“Did you know that your eyes detect a candle flame 1.7 miles away? They are the only organ more complicated than the brain but the easiest to use,” the girl blurts out.

“That’s what is said, but I think otherwise. Eyes are one of the hardest organs to use.” Charlie retorted.

The girl scoffed. “Hardest to use? What’s so hard to see from your eyes?”

“The world. Eyes are your lenses to the world. The way you see yourself and others. They define your perspective. Isn’t that something you value?” Charlie asks.

“Your perspective is not something you can see, Charlie, it’s your outlook towards life and it needn’t be actually seen.”

“I don’t understand,” was Charlie’s flat reply. Tic-tic-tic…

“Who are you, Charlie? Can you see and tell me that?”

The girl’s question startled Charlie to a standstill. Who am I? A normal high school guy? Or A reject? A mistake? A person easily forgotten? A…burden? Who was he? Did he even know himself? What was the answer? What could he see and tell her?

“Common, tell me. Who are you, Charlie?”
Charlie did not know and he voiced it out loud.

There was a small smile on the girl’s face. She let his hand free and pointed at his chest. “You are what you feel about yourself Charlie. You don’t have to see to know it. Within your heart—it’s your dreams, your values, your likes, your dislikes, your aspirations, your self worth. Don’t let your eyes corrupt your perception. The way you assess yourself is the way you know yourself and love yourself. You may be named ‘Charlie—the fool’ for all things, but I know that you have humor, wit, kindness, imagination and acceptance, Charlie, and that’s what makes you—you.”

They were walking again, but Charlie was in a stunned silence as the girl silently led the way. She called him kind, accepting, funny and witty! All Charlie thought of himself was his disappointing existence, how he was a burden on his ever working mother, how he could never make friends…but the truth is—did he ever try? Or did he just compare himself with others and drew baseless conclusions of his incompetence and accepted defeat. Charlie knew he was a coward…but how does he knew himself without even trying?

“W-Who are you?” Charlie stuttered as they suddenly stopped and the girl turned to face. He heard the tic-tic again and as soon as he turned towards the direction of that obnoxious stalker sound, there were lights again.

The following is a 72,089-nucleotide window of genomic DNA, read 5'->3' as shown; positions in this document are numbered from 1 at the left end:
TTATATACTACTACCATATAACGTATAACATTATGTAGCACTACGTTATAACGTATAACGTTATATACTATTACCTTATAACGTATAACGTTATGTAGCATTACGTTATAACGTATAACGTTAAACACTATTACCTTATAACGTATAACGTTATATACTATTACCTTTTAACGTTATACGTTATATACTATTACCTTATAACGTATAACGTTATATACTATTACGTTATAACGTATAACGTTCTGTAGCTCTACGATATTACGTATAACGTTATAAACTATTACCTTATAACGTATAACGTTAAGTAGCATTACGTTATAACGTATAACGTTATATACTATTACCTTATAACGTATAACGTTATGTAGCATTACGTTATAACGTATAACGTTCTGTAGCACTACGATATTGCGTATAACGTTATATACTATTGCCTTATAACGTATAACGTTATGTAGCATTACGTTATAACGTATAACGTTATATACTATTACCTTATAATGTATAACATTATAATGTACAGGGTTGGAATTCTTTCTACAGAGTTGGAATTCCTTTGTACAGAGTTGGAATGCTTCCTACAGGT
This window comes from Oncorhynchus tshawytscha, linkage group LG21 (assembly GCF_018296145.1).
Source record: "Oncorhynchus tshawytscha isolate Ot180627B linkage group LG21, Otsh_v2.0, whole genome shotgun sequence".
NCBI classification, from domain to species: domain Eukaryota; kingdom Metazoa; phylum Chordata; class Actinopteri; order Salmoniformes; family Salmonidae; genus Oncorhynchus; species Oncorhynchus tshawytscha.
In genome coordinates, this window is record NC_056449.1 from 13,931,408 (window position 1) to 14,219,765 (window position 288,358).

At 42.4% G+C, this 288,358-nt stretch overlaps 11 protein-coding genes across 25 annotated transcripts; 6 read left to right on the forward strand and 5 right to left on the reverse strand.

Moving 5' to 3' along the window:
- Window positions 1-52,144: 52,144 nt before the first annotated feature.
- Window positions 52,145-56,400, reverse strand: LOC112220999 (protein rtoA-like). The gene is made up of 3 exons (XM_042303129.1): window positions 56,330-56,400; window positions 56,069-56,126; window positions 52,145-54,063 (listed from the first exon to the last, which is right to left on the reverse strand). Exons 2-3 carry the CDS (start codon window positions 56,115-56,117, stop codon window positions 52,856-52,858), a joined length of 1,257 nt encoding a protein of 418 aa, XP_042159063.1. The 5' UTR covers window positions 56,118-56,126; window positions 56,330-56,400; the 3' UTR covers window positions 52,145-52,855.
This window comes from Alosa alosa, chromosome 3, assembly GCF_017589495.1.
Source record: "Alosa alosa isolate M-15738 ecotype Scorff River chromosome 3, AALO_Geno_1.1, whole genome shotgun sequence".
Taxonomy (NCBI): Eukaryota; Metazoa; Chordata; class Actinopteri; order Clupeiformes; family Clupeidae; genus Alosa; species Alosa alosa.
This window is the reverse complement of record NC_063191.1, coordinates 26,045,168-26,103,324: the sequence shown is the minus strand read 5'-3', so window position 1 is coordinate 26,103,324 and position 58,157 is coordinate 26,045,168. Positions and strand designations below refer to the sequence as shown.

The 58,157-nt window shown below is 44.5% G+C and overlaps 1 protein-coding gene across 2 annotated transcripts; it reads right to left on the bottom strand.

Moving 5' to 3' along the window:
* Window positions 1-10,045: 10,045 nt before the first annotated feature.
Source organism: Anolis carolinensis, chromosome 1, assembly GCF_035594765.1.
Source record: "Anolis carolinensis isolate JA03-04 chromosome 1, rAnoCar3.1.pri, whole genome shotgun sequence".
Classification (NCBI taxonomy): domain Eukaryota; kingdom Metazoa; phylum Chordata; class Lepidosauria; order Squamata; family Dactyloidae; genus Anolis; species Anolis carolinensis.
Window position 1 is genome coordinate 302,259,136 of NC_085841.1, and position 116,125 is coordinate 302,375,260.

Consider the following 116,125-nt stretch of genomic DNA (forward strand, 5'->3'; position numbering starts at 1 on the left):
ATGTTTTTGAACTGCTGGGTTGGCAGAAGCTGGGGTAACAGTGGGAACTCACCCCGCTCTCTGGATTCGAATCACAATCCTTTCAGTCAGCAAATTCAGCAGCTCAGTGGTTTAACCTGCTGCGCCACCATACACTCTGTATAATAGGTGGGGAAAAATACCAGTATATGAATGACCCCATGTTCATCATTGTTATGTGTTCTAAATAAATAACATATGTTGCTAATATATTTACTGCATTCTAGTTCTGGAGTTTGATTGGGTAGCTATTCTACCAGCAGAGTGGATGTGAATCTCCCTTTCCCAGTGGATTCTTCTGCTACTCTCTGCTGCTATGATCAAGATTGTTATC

Charlie squinted at the nearly blinding lights as the girl sighed in a pleased voice, “Ah! The lights are back again!”
He turned to face her, only for his jaw to be left unhinged. “You’re b—”

“Brave, yes people call me that sometimes, because of my name. I’m Valarie, though, nice to meet you Charlie!” She held out her hand for him to shake.

But Charlie just could not move; his eyes were stuck on her thick black glasses, unsure movements of her head and the hand that held a walking stick. She struck it against the ground, thrice, and it went tic-tic-tic. “You here, Charlie?”

“Oh yes! I’m—I’m sorry, I just lost focus. I see that we are on Luster Street, my house is the fourth one.” He shook her hand, looking left and right, anywhere but at her blinding smile.

“It’s a block down, don’t worry I’ll make it without dashing myself into a drain.” Valarie joked cheekily.

“I—I could help…you?” Charlie questioned awkwardly.

“You know, not being able to see—gives me perspective. What normal people tend to ignore is what I see and feel. It widens my horizon and I love it! Being able to feel every small thing, I’m grateful for a unique perspective and I make the best of it. I’ll see you around, okay?” She waved at him, and skipped ahead, her blonde locks swaying along with the skip in her step.

Charlie leaned against the wall of his home and realized something. Bluebells was beautiful at night. Though the sky was cloaking them like a dark blank canvas and there was no bright star to guide the abandoned, though there were insects and honking—there was fresh breeze dancing with the trees, the people merrily singing across the bonfire and beautiful flowers scenting the gardens.

He rushed back to his room.

There was him. A try-hard with a choked perspective.

He slid under his bed and dug out a dusty folder.

An average guy just exiting so negatively.

He opened the folder and took out the cartoons and sketches.

An artist with a said silly dream.

In the darkness where the Fool and the Brave were equals—blind to everything around them; Charlie held onto the positivity she emitted and realized the good in himself, his silly dream and his life.

He was not a waste of space.

He was not a potential ruined.